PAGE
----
What? That was it? He was checking up on her? Was this some kind of sick game he and Hilary had come up with like when she’d been in the university and they’d want to know if she’d started dating?
“What kind of silly question is that, Neta? Am I not beautiful enough to have male attention?” She shifted her mouth into a cool smile. “Anyway, since it interests you, I am. My boyfriend just couldn’t make it. He’s away on a business trip.”
“Oh.” Jeneta frowned, darkly.
Chisimdi tried to tug her hand free but he just wouldn’t let go. She couldn’t stand it! Bad enough he was touching her like this in the first place—when she was trying to convince herself the time had come to forgot about childish dreams—but he’d started to stroke the back of her hand with his thumb. She doubted he was even aware of his actions. Jeneta was a lady’s man who likely knew all the right moves to make on a woman and carried them out unconsciously.
“So, is he the reason I never see you around anymore? Are you two… serious?”
Chisimdi glared at him. How dare he question her about her relationship like he was her father? She added pressure and wrenched her free hand. “You care to explain how that is any of your business? Or are you just fishing for information for my brother? Why can’t the two of you realize that I’m all grown up and don’t need you getting into my business?”
He leaned his face closer to hers. “This has nothing to do with Hilary.” He growled. “Just answer the question. Are you two serious? Is that why you never return my calls?”
The calls he made every now and then to check up on her as he was doing now? The calls that were like burning coals to her aching heart? “I told you, I don’t need another big brother. So back off!”
Jeneta cussed, grabbed her by the arm and yanked her forward. “I am not your brother! I never were and I never will be. Now answer me, are you serious about this guy?”
Chisimdi blinked. Suddenly, her place in the universe seemed to slip and she felt like she was free falling. Holy crap! Was he jealous? And if yes, why would he be?
“Why do you care?” She snarled at him. “You’ve got some chick on your arm every time I see you. So, is it really your business?”
“Indeed, I always have some chick around me.” Jeneta let her go but his eyes stayed on her and they still held a puzzling expression. “But like I said before, I haven’t seen you on your own in ages and I want to know what’s going on with you.” He casually lifted his shoulders. “Maybe if you returned my calls or messages once in a while, I wouldn’t be so curious and we wouldn’t be here at your brother’s wedding making a scene.”
Though he tried to sound offhand, Chisimdi could still read the possessive look in his eyes. Jeneta was jealous over her… wow! He wasn’t the type to make a scene and he was indeed creating a scene with her, at a wedding, and probing her about her private life.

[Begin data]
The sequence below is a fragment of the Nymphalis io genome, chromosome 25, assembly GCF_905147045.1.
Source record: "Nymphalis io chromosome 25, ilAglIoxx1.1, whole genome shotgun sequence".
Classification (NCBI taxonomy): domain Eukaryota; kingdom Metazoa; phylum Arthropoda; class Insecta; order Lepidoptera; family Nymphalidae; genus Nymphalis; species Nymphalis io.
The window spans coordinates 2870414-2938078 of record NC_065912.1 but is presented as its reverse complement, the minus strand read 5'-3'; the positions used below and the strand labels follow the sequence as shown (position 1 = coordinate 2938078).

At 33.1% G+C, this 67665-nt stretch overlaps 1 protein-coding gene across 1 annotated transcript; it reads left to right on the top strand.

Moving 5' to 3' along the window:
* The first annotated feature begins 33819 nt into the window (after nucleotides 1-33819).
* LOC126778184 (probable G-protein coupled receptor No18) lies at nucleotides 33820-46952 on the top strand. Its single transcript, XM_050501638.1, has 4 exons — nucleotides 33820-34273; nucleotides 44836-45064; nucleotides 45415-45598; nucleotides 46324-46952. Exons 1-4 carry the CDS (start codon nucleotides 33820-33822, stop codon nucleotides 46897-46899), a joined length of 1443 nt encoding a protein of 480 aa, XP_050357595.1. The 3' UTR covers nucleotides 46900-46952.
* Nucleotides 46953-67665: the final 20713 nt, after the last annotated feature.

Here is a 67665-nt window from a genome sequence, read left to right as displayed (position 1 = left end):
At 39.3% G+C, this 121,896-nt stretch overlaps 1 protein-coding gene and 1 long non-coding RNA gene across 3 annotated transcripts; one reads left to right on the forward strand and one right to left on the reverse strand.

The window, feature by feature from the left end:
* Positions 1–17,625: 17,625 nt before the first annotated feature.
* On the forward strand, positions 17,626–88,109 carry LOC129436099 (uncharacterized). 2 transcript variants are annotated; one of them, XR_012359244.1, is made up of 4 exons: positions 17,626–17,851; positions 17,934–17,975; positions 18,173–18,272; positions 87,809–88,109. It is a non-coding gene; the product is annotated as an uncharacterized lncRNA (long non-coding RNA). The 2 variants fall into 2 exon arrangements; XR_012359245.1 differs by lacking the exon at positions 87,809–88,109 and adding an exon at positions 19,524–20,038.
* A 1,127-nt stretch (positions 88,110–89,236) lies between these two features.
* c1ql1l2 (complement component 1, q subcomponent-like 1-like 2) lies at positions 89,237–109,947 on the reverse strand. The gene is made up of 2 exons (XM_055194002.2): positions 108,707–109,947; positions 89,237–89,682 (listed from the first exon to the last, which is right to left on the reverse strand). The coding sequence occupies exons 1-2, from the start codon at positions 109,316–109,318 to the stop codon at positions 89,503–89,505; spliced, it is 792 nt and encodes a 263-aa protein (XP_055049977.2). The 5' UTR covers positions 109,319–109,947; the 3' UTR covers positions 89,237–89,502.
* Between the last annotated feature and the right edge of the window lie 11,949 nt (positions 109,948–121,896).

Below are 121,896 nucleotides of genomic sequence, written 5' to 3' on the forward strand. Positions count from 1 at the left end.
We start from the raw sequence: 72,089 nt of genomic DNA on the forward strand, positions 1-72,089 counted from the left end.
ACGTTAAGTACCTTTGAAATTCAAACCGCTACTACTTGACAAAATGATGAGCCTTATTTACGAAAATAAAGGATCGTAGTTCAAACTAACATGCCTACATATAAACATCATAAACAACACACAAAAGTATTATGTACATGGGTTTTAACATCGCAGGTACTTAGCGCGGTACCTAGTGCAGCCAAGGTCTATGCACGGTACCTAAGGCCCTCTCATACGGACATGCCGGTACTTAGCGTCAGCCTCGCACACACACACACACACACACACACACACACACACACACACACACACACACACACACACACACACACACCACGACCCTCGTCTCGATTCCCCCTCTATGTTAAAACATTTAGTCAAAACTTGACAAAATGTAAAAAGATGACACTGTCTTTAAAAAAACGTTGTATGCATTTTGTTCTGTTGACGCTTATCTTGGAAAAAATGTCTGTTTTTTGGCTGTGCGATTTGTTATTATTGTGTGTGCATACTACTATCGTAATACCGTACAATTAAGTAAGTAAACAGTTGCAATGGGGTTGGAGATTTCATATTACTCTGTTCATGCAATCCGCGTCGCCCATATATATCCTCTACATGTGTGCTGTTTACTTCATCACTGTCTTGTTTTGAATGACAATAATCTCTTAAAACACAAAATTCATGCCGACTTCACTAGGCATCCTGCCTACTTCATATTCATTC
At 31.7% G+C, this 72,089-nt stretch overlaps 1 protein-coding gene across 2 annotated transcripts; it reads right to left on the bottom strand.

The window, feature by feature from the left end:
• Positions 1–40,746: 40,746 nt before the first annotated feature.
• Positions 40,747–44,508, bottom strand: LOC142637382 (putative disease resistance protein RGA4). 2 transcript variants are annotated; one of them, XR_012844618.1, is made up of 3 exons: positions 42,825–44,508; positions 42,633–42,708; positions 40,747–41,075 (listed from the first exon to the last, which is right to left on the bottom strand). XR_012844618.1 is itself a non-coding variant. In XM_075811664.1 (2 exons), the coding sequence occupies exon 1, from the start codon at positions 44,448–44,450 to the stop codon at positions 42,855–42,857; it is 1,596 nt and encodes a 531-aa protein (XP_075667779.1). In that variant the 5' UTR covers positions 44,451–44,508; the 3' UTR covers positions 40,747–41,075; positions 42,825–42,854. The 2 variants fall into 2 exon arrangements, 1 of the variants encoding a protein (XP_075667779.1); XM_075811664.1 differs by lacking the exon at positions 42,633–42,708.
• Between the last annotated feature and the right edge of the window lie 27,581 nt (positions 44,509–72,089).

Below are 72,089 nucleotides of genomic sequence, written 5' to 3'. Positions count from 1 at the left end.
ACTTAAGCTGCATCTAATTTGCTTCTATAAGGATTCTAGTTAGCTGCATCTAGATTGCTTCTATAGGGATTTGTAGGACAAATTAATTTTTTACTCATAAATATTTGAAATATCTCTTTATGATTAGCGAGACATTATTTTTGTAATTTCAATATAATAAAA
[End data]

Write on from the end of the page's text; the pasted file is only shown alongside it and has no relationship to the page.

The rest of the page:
What the heck was going on?
“Just answer the question, Simdi. How involved are you with this guy you’re seeing?”
She took a deep breath and stared at him. She was tempted to keep bluffing. But she was curious as to what was going on, so she shrugged carelessly. “We’re as involved as any new couple. Nothing deep has happened yet; we are still feeling the water and trying to see where it might lead. Now, mind telling me why you are so interested?”
He looked away quickly. “Well, I was just curious.”
He didn’t speak for a moment. Then he shrugged. “Because you matter.”
Chisimdi frowned. “I matter? How do you mean?”
Jeneta face her again. “You’ve always mattered to me. You’ve always been important to me. First as my best friend’s kid sister and then…” he huffed out a breath. “Then as the woman I was fast falling for and now, as the woman I am heads over heels in love with and don’t know how the hell to tell her or to tell her family.”
Chisimdi gaped at him. Her heartbeat had picked up the speed of an express train. “Why… why did you never say anything? Why can’t you tell me or my family?”
“Because you are Hilary’s sister!” Jeneta snapped out, tossing his hand in the air in frustration. “I am his best friend—there are codes of honour about such matters.” He sucked in breath and sighed. “Besides, I am the guy he knows—your entire family know as a playboy, a ladies man. They would never trust me with you.”
Chisimdi could not believe it. She had loved him for so long and he had loved her too but neither knew of the other’s feelings? And even worse, she’d been working on herself on how to get him out of her heart?
“I think the most important factor is, can you trust yourself with me?” She met his gaze. “Can I trust myself with you? Can I entrust my life, my heart… my love to you?”
Something she’d never seen happen happened right before her eyes and Chisimdi knew even before his words came that she could trust him forever.
His eyes welled up and a tear slipped. “If you entrust your life, your heart, your love to me, I swear on everything I hold sacred, I will never fail you or let you down. I will love you forever. I swear it. I have loved you forever.”
Chisimdi felt her own tears fall and she blinked away the blurriness. “I can’t believe I’ve loved you for so long and did not know you felt the same.” She shook her head, in wonder. “We have wasted so much time.”
“No, we haven’t.” Jeneta said with certainty. “We have needed the time to grow and I think the time to find the courage to face your family—at least I needed the time.” He laughed.
She laughed with him. He was right, she had needed time too, to grow up and be sure. The dancehall beat that was filtering out from the hall changed into a slow, romantic beat.
“Hmm, all of me. If I remember correctly, that’s like your best love song.”
“It is.” She agreed with a smile.
Jeneta held out a hand. “Want to dance with me, Simdi?”
Chisimdi hesitated. But only for the briefest second. Then she took his hand and allowed him to draw her closer and mould her body perfectly against his.
His hand slipped around her waist as their bodies started to move in slow, even steps. “Dance with me forever, my heart’s dearest.” He whispered into her ear.